Last month, the Centers for Medicare and Medicaid Services (CMS) issued a new rule that prohibits nursing homes that receive federal funding from using forced arbitration agreements for dispute resolution.

These agreements allow nursing homes to avoid lawsuits by forcing residents to resolve complaints of abuse or neglect in private, in proceedings that often favor the nursing home.

While arbitration agreements allow nursing facilities to save on legal costs, residents and their families are prohibited from pursuing a legal claim to receive the justice they deserve.

The new rule affects approximately 1.5 million nursing home residents and is the most significant change in nursing home rules in a quarter century.

The CMS, which controls $1 trillion in nursing home funding, will implement the rule in three phases. The first phase starts on Nov. 28, 2016, the second begins on Nov. 28, 2017 and the third phase starts on the same date in 2019.

Officials from the nursing home industry have voiced their opposition to the change, stating that it is not necessary. They say that allowing lawsuits will raise operational costs, raising the cost of care for residents.

Wrongful Death Claims Covered Up By Forced Arbitration

Arbitration agreements prevent victims of nursing home abuse from pursuing legal action, even if the abuse led to death.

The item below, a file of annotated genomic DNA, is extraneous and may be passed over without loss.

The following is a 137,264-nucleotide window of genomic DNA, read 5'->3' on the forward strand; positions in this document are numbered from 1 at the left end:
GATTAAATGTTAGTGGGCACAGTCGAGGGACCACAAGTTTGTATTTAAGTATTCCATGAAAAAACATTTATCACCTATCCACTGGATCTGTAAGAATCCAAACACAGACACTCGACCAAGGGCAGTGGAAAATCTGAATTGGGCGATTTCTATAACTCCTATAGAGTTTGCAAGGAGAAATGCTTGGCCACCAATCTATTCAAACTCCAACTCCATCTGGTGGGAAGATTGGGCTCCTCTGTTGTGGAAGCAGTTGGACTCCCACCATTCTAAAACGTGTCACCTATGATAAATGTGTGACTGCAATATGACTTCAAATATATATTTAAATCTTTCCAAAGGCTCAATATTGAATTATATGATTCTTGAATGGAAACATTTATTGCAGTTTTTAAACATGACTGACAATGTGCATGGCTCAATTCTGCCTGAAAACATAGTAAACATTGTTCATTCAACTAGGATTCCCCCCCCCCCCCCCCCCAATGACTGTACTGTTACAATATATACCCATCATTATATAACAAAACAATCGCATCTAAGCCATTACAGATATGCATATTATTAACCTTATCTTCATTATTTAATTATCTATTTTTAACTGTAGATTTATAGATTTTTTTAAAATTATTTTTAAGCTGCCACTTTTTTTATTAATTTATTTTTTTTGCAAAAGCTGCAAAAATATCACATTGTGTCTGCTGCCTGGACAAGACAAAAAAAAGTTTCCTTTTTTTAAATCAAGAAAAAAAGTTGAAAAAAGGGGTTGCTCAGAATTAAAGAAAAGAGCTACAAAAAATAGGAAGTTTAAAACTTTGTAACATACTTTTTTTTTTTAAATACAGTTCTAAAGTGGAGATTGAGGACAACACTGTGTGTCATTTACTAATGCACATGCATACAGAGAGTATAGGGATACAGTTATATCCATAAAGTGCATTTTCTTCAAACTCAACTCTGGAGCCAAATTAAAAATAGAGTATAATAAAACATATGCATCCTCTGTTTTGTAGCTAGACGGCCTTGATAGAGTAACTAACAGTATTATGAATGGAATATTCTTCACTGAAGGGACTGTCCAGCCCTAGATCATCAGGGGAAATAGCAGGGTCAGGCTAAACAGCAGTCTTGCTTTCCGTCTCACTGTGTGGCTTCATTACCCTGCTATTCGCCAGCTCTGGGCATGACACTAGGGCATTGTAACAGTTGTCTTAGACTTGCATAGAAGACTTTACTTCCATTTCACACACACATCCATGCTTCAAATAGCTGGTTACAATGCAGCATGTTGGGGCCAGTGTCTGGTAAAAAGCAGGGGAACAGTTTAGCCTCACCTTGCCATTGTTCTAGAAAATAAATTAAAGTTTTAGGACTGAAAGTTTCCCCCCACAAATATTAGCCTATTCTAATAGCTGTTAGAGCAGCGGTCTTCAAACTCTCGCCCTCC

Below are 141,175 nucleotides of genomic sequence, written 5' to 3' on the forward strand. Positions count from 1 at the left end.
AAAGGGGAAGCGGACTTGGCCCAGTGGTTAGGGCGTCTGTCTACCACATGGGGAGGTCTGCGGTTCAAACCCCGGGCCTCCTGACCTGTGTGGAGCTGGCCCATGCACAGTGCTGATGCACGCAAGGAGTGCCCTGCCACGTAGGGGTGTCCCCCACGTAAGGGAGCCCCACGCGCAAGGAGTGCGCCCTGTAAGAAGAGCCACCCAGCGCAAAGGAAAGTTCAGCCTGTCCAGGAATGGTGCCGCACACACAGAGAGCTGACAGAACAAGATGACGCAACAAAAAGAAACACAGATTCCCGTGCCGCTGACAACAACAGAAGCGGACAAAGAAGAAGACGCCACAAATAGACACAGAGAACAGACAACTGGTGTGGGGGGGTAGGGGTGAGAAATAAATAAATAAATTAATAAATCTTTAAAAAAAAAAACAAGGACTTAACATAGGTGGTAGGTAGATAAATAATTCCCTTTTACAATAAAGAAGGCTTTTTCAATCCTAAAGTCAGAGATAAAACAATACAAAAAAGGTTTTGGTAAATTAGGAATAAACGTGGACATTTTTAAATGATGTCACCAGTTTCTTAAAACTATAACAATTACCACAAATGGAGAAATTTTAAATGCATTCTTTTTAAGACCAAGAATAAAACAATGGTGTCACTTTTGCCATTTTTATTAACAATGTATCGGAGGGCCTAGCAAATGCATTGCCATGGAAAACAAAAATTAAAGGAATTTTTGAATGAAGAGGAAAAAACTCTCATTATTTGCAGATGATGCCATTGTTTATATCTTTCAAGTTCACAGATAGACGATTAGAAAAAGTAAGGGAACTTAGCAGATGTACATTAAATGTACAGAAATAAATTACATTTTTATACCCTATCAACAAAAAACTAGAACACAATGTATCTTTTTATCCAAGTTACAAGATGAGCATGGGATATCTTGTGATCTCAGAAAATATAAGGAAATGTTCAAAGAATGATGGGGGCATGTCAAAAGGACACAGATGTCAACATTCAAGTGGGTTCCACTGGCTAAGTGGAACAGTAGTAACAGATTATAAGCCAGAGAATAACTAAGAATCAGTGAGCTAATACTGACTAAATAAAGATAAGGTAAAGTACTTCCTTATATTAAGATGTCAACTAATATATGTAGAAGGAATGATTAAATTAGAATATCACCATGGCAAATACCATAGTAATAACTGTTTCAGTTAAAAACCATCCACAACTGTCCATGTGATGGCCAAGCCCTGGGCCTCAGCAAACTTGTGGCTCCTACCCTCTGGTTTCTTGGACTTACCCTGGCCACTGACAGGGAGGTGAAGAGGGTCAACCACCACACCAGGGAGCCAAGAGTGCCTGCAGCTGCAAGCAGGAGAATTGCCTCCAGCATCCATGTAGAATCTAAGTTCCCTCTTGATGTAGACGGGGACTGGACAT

Last November, an article from The New York Times detailed two shocking examples of cases that were blocked from court due to arbitration agreements.

A 94-year-old resident of a Murrysville, Pennsylvania, was found dead in her room after suffering a head wound that was not treated properly. Another family faced a similar problem when their 100-year-old loved one was murdered at a nursing home.

Choose Our Nursing Home Abuse Lawyers in Tulsa

If your loved one has suffered abuse or neglect at a nursing home, your family may be entitled to compensation for medical bills, lost wages, and pain and suffering. The nursing home abuse attorneys at The Edwards Law Firm will fight for your family’s best interests, seeking justice and maximized compensation.